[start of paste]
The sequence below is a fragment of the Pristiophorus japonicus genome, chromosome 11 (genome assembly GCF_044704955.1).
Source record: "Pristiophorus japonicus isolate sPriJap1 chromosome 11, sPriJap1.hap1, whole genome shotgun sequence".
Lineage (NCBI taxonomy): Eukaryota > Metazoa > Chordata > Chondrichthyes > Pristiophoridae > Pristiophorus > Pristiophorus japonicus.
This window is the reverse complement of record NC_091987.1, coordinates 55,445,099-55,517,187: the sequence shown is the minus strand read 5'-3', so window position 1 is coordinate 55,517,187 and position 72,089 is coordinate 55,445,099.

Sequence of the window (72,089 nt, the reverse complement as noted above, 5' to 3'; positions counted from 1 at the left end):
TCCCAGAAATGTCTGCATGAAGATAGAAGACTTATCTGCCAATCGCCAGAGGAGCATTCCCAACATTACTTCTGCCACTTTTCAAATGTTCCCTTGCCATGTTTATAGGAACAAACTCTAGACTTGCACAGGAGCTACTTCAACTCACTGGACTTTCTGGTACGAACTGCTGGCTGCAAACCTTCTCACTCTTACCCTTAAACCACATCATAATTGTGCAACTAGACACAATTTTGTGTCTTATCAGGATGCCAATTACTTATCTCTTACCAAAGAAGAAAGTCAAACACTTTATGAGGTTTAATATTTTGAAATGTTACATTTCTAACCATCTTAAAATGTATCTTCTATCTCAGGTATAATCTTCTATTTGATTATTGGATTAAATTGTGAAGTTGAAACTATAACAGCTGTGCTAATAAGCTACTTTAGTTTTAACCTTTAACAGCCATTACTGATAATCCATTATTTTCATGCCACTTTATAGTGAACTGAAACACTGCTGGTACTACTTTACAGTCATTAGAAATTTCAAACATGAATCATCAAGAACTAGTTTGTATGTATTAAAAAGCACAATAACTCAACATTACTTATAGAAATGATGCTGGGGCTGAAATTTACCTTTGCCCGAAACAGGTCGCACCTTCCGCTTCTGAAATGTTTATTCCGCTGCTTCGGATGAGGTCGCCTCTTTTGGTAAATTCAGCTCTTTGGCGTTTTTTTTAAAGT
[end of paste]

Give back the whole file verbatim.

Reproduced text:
The sequence below is a fragment of the Pristiophorus japonicus genome, chromosome 11 (genome assembly GCF_044704955.1).
Source record: "Pristiophorus japonicus isolate sPriJap1 chromosome 11, sPriJap1.hap1, whole genome shotgun sequence".
Lineage (NCBI taxonomy): Eukaryota > Metazoa > Chordata > Chondrichthyes > Pristiophoridae > Pristiophorus > Pristiophorus japonicus.
This window is the reverse complement of record NC_091987.1, coordinates 55,445,099-55,517,187: the sequence shown is the minus strand read 5'-3', so window position 1 is coordinate 55,517,187 and position 72,089 is coordinate 55,445,099.

Sequence of the window (72,089 nt, the reverse complement as noted above, 5' to 3'; positions counted from 1 at the left end):
TCCCAGAAATGTCTGCATGAAGATAGAAGACTTATCTGCCAATCGCCAGAGGAGCATTCCCAACATTACTTCTGCCACTTTTCAAATGTTCCCTTGCCATGTTTATAGGAACAAACTCTAGACTTGCACAGGAGCTACTTCAACTCACTGGACTTTCTGGTACGAACTGCTGGCTGCAAACCTTCTCACTCTTACCCTTAAACCACATCATAATTGTGCAACTAGACACAATTTTGTGTCTTATCAGGATGCCAATTACTTATCTCTTACCAAAGAAGAAAGTCAAACACTTTATGAGGTTTAATATTTTGAAATGTTACATTTCTAACCATCTTAAAATGTATCTTCTATCTCAGGTATAATCTTCTATTTGATTATTGGATTAAATTGTGAAGTTGAAACTATAACAGCTGTGCTAATAAGCTACTTTAGTTTTAACCTTTAACAGCCATTACTGATAATCCATTATTTTCATGCCACTTTATAGTGAACTGAAACACTGCTGGTACTACTTTACAGTCATTAGAAATTTCAAACATGAATCATCAAGAACTAGTTTGTATGTATTAAAAAGCACAATAACTCAACATTACTTATAGAAATGATGCTGGGGCTGAAATTTACCTTTGCCCGAAACAGGTCGCACCTTCCGCTTCTGAAATGTTTATTCCGCTGCTTCGGATGAGGTCGCCTCTTTTGGTAAATTCAGCTCTTTGGCGTTTTTTTTAAAGT